53 members attended in person with all 8 current Directors present and there were 48 valid Proxy votes. All the resolutions on the Agenda were passed including the reappointment of directors Mick Bond and Harold Davenport. The Resolution to consider the Accounts for the year ended 31/05/19 raised a number of questions from several members. It was asked why income had fallen by roughly £14000. It was explained that much of the reduction in membership receipts (£6000) would be because of the timing of the publication of Peak Express. It being through Peak Express that membership renewals and reminders are distributed to members. The removal of free travel for PRA members by Peak Rail Plc had caused a very small number not to renew their membership. Another issue is that a significant number of people have taken advantage of the discount on 5 year membership so therefore are not renewing annually. Sadly there has also been an increase in the number of deaths being notified. It should be noted that membership receipts have been very buoyant in the current financial period. There were two other significant declines in income that need to be mentioned. Firstly, the donations received from PRA Branches fell by £4250. This is wholly down to a large donation from the Sheffield Branch of £5000 in August 2017, therefore occurring in the previous financial period ending 31/05/18, towards the renewal of Darley Dale Level Crossing. Secondly, receipts from the Annual Raffle were down by nearly £3700 on the previous year. Unfortunately this is a trend that has continued with the latest raffle at the end of 2019 with receipts down another £2500 to £5100. The reasons for this are very clear. Due to General Data Protection requirements the PRA can no longer send raffle tickets to Peak Rail Plc shareholders. This has reduced income by some £3000-4000. Also there has been a drop in receipts from PRA members who receive raffle tickets to sell via Peak Express. There have also been fewer volunteers prepared to sell raffle tickets on the train. With 50% of total sales coming from the Santa Special season this has had a real impact. The 2018 raffle raised £7800 towards refurbishing the carriages on Peak Rail. This has mainly been used to purchase cloth for recovering the seats in two Mk 1 carriages plus a set of batteries, costing £1800, for another. The seat covers on the Mk 1’s had become very tatty and the refurbishment has dramatically improved their appearance which is important to visitors.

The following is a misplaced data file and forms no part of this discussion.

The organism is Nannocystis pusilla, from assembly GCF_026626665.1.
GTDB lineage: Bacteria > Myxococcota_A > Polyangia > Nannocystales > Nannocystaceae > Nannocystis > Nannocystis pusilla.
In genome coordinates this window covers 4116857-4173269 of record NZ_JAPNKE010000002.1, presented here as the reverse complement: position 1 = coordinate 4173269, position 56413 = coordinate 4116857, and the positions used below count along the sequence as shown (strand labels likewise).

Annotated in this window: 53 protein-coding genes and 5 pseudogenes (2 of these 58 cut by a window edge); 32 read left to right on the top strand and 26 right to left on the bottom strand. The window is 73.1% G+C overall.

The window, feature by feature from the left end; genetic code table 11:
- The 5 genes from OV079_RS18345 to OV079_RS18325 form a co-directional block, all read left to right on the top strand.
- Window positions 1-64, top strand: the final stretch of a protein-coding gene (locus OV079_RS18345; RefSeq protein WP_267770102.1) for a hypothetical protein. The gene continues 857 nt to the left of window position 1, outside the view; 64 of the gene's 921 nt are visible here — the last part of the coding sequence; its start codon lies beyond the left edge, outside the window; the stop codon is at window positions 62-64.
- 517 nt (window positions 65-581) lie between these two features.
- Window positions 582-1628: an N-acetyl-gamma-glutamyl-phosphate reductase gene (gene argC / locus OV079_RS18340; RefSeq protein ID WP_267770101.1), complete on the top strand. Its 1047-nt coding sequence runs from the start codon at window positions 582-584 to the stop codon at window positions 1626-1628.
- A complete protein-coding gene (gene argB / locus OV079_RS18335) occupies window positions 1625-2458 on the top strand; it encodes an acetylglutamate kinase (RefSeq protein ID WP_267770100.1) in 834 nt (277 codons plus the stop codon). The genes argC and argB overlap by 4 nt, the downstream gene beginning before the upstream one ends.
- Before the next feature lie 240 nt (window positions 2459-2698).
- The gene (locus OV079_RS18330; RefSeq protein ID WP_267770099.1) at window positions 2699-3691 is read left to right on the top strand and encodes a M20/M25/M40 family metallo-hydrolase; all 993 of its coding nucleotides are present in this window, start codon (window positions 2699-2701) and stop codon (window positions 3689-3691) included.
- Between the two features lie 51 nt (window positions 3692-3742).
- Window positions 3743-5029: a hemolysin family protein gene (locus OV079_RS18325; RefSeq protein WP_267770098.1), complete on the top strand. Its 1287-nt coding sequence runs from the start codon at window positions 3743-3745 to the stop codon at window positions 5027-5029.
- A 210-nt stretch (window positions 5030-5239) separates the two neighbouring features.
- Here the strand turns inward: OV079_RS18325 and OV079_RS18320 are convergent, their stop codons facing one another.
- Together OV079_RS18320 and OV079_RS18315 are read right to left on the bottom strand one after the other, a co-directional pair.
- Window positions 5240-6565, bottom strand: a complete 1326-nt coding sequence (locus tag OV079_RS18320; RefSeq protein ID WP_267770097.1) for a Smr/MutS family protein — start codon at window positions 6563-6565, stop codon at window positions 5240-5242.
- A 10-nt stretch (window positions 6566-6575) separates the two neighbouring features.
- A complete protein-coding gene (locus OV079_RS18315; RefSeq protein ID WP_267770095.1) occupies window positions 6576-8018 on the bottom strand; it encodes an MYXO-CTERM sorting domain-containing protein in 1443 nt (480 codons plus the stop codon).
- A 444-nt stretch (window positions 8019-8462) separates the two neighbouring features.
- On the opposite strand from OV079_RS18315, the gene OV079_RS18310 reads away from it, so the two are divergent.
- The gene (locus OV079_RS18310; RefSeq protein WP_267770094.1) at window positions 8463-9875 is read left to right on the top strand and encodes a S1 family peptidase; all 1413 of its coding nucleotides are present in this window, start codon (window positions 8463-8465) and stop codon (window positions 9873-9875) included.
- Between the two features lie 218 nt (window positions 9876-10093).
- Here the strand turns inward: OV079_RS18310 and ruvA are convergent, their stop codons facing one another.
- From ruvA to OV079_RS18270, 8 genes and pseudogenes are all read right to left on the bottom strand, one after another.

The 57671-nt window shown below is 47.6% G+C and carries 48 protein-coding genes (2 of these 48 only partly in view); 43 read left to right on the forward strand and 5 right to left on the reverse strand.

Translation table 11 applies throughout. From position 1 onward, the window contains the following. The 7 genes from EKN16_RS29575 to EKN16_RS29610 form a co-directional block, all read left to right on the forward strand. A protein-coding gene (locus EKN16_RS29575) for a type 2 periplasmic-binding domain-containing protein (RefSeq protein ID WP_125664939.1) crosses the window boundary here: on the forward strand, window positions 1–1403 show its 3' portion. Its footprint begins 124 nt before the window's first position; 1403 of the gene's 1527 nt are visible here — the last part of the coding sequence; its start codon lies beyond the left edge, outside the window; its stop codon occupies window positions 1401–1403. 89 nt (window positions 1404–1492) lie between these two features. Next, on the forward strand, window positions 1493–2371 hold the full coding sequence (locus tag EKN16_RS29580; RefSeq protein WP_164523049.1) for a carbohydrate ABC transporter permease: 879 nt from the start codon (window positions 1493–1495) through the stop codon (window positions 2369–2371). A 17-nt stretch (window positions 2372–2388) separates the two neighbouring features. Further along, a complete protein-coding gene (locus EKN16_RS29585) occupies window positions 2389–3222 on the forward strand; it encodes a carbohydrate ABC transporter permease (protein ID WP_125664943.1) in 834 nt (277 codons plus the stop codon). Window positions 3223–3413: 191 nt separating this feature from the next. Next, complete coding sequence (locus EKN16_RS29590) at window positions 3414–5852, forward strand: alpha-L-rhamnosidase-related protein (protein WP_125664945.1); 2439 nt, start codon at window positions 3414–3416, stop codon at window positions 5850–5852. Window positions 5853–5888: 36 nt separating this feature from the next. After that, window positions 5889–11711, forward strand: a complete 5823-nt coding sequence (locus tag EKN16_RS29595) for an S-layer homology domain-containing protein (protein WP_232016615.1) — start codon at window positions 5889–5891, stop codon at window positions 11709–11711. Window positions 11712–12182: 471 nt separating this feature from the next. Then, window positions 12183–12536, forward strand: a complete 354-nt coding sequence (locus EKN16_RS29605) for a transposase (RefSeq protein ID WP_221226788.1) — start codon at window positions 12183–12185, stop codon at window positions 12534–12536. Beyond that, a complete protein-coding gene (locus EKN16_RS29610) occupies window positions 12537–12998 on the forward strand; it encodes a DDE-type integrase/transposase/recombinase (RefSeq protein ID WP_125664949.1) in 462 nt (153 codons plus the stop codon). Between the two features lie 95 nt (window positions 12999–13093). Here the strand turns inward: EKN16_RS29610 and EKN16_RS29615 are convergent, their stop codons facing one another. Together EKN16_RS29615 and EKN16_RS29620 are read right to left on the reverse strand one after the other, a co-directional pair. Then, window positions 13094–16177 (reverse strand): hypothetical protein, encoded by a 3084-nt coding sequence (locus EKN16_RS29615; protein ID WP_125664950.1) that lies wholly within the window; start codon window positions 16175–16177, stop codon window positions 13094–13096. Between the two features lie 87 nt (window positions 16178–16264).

It is interesting to note that no member asked about what the £9192 under the heading Projects had actually been spent on. £3760 went to purchase new Crossing Timbers to replace life expired ones. £420 went on CCTV provision at Church Lane Signal Box. This was in response to volunteer safety being put at risk by road vehicles moving through the level crossing whilst the gates were being opened and closed. The CCTV has removed this problem. Yet another positive not mentioned was the £3371 provided for the restoration of the LMS Brake Van, as reported on in the last edition of Peak Express.
I’ll cover some of the issues that arose under General Discussion future updates.
Who would have thought at the start of the New Year that life, as we’ve known it, would change so dramatically in such a short period of time? Interesting too how new terminology has quickly entered everyday vocabulary, such as ‘Social Distancing’. How are you coping? I hope that you are well and have avoided Covid-19.
PRA meetings have been postponed:
- Chesterfield Branch – Tuesday 17 March – Ken Horan
- Derwent Valley Branch – Tuesday 24 March – Ken Grainger
- Sheffield Branch – Mon 6 April – Paul Shackcloth
- Buxton Branch – Thursday 9 April – Gavin Lake
First episode of “Britain’s Lost railways” Series 2 will be on Channel 5 at 8p.m. on Sunday 9th February. The first episode is on Derbyshire and some of it was filmed on Peak Rail.